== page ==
Christian electrician, 66, who quit NHS job after being forced to take equality and diversity training for sharing his ‘traditional views’ on gay marriage and Muslims is granted right to sue former employers for religious discrimination
- Brian Walker worked at Southmead Hospital when he made the comments
- He was ordered to undertake a course and resigned after his appeal was rejected
- He claimed he was treated unfairly for expressing ‘traditional biblical’ views
- He tried to sue the NHS for discrimination claiming his views are religious belief
- The NHS disagreed, saying his views ‘are not worthy…in a democratic society’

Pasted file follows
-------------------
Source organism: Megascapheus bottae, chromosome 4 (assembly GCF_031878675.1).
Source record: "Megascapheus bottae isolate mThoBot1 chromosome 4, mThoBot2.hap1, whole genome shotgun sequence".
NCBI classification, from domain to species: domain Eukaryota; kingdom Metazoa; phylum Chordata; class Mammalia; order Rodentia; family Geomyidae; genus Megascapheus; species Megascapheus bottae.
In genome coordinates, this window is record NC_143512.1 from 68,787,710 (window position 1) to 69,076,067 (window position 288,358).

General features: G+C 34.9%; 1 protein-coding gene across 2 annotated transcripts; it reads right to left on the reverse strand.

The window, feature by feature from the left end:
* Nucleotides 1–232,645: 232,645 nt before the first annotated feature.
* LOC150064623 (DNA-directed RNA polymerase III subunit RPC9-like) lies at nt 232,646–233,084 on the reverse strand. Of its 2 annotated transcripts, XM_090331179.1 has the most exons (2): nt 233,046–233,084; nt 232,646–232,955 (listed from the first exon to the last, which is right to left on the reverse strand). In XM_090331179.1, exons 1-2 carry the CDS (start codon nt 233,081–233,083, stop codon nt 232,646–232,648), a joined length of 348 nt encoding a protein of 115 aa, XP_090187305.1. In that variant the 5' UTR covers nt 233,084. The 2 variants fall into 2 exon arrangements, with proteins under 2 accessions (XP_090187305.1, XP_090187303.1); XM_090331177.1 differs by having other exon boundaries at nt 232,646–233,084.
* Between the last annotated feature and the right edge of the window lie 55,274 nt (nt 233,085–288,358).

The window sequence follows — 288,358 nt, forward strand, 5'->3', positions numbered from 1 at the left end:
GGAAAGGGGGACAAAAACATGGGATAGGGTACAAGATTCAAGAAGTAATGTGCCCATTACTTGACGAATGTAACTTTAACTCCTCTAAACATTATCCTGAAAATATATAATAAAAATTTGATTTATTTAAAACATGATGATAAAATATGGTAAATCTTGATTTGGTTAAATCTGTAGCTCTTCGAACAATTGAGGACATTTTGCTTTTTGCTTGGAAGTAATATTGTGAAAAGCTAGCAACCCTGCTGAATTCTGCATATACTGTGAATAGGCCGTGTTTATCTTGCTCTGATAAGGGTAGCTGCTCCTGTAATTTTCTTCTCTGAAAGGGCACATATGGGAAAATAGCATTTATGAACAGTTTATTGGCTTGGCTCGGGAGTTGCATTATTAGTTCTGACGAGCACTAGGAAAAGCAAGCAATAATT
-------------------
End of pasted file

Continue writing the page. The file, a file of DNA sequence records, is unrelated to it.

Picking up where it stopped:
- But Judge Derek Reed ordered a full hearing of the case should now go ahead
A Christian electrician has been granted the right to sue the NHS for discrimination by arguing that his opposition to gay marriage amounts to a religious belief.
Brian Walker, who worked at Southmead Hospital in Bristol before resigning in 2020, claims he was treated unfairly by the health service for expressing ‘traditional biblical’ views to colleagues.
The North Bristol NHS Trust ordered Mr Walker to undertake equality and diversity training and gave him a final written warning after a colleague said he had made comments about same sex relationships, mixed race relationships and Muslims.
He resigned from his role after he was told his appeal against that decision had been rejected.
His belief that his ‘conservative Christian social values’ and ‘Christian sexual ethics based on the Bible’ are equivalent to protected philosophies will now be tested at an employment tribunal after a judge ruled his case can be heard.